2. Dolan, J. P., Diggs, B. S., Sheppard, B. C., et al. (2009). National mortality burden and significant factors associated with open and laparoscopic cholecystectomy: 1997-2006. Journal of Gastrointestinal Surgery. 13(12) pp.2292-2230. Accessed March 2012 from http://www.ncbi.nlm.nih.gov/pubmed/19727976
3. Flegal, K. M., Carroll, M. D., Ogden, C. L., et al. (2002). Prevalence and trends in obesity among US adults, 1999-2000. Journal of the American Medical Association. 288(14) pp. 1723-1727. Accessed March 2012 from http://aspe.hhs.gov/health/prevention/
4. Chronic Disease Prevention and Health Promotion - Centers for Disease Control and Prevention. (2011). Obesity; halting the epidemic by making health easier at a glance 2011. Accessed February 2012 from
5. Office of the Surgeon General - U.S. Department of Health and Human Services. Overweight and obesity: health consequences. Accessed March 2012 from http://www.surgeongeneral.gov/topics/obesity/calltoaction/fact_consequences.html
6. Kaplan, L. M. (2003). Body weight regulation and obesity. Journal of Gastrointestinal Surgery. 7(4) pp. 443-51. Doi:10.1016/S1091-255X(03)00047-7. Accessed March 2012 from http://edulife.com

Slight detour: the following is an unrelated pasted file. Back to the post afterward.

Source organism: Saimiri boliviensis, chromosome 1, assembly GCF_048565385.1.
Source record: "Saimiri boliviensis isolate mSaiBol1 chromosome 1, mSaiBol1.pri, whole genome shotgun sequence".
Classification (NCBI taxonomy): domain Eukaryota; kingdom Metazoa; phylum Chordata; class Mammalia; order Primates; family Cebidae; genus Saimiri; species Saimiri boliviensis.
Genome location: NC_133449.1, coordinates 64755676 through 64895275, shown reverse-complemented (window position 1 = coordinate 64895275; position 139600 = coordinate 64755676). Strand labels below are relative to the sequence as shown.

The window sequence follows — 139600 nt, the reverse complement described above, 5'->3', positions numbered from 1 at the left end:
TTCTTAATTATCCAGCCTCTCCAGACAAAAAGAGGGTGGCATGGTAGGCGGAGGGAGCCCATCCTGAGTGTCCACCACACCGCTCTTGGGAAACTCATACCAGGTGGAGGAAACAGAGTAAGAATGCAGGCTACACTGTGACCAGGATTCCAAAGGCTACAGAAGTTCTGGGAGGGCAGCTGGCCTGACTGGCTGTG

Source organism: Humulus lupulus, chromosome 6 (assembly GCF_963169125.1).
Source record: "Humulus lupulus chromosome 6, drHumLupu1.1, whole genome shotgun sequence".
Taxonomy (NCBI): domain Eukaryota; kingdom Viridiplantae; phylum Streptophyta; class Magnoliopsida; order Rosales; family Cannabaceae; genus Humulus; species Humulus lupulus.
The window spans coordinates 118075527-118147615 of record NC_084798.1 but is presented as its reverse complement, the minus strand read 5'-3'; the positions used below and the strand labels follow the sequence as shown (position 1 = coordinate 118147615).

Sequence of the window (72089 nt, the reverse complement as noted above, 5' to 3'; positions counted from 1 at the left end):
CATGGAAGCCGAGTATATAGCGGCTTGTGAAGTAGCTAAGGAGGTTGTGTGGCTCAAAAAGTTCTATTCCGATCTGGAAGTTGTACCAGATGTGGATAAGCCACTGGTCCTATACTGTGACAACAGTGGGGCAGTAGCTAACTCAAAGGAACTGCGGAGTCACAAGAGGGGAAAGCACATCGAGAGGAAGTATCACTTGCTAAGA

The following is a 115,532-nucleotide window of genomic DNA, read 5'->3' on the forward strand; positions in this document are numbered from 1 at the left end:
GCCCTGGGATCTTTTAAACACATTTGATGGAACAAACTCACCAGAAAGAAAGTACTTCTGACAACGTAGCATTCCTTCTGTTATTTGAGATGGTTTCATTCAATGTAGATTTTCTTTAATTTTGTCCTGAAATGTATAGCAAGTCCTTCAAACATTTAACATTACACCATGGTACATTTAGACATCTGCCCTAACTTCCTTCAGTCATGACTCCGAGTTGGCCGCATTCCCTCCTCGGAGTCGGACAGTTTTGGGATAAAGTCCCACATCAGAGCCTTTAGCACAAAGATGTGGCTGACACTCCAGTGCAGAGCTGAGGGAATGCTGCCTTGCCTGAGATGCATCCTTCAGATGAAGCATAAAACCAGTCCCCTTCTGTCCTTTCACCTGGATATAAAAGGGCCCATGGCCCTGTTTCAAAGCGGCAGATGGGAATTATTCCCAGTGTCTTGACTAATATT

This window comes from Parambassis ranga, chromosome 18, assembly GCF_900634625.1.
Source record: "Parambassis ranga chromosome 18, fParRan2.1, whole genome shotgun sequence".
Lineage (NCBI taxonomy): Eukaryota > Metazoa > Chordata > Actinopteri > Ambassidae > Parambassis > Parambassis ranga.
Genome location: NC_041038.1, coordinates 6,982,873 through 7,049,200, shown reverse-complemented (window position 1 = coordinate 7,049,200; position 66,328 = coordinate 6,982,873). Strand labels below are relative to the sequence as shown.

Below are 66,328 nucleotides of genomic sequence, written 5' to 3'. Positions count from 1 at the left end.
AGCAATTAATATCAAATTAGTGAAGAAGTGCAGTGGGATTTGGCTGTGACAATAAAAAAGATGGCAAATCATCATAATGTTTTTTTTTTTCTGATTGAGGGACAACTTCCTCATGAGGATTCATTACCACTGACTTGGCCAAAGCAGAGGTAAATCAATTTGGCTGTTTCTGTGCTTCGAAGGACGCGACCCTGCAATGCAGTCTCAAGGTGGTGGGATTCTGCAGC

7. Finkelstein, E. A., Trogdon, J. G., Cohen, J. W., et al. (2009). Annual medical spending attributable to obesity: payer- and service-specific estimates. Health Affairs. 28(5) pp. w822-w831. Accessed February 2012 from http://www.cdc.gov/obesity/causes/economics.html
8. Thorpe, K (2009). The future costs of obesity: national and state estimates of the impact of obesity on direct health care expenses. America''s Health Rankings. Accessed June 2012 from http://www.fightchronicdisease.org/sites/fightchronicdisease.org/files/docs/CostofObesityReport-FINAL.pdf
9. Weiner, R. A. (2010). Indications and principles of metabolic surgery. U.S. National Library of Medicine. 81(4) pp.379-394.
10. Chikunguw, S., Patricia, W., Dodson, J. G., et al. (2009). Durable resolution of diabetes after roux-en-y gastric bypass associated with maintenance of weight loss. Surgery for Obesity and Related Diseases. 5(3) p. S1
11. Torquati, A., Wright, K., Melvin, W., et al. (2007). Effect of gastric bypass operation on framingham and actual risk of cardiovascular events in class II to III obesity. Journal of the American College of Surgeons. 204(5) pp. 776-782. Accessed March 2012 from http://www.ncbi.nlm.nih.gov/pubmed/17481482
12. American Society for Metabolic & Bariatric Surgery. (2009). All estimates are based on surveys with ASMBS membership and bariatric surgery industry reports.
13. Poirier, P., Cornier, M. A., Mazzone, T., et al. (2011). Bariatric surgery and cardiovascular risk factors. Circulation: Journal of the American Heart Association. 123 pp. 1-19. Accessed March 2012 from http://circ.ahajournals.org/content/123/15/1683.full.pdf
14. Agency for Healthcare Research and Quality (AHRQ). Statistical Brief #23. Bariatric Surgery Utilization and Outcomes in 1998 and 2004. Jan. 2007.
15. Flum, D. R. et al. (2009). Perioperative safety in the longitudinal assessment of bariatric surgery. New England Journal of Medicine. 361 pp.445-454. Accessed June 2012 from http://content.nejm.org/cgi/content/full/361/5/445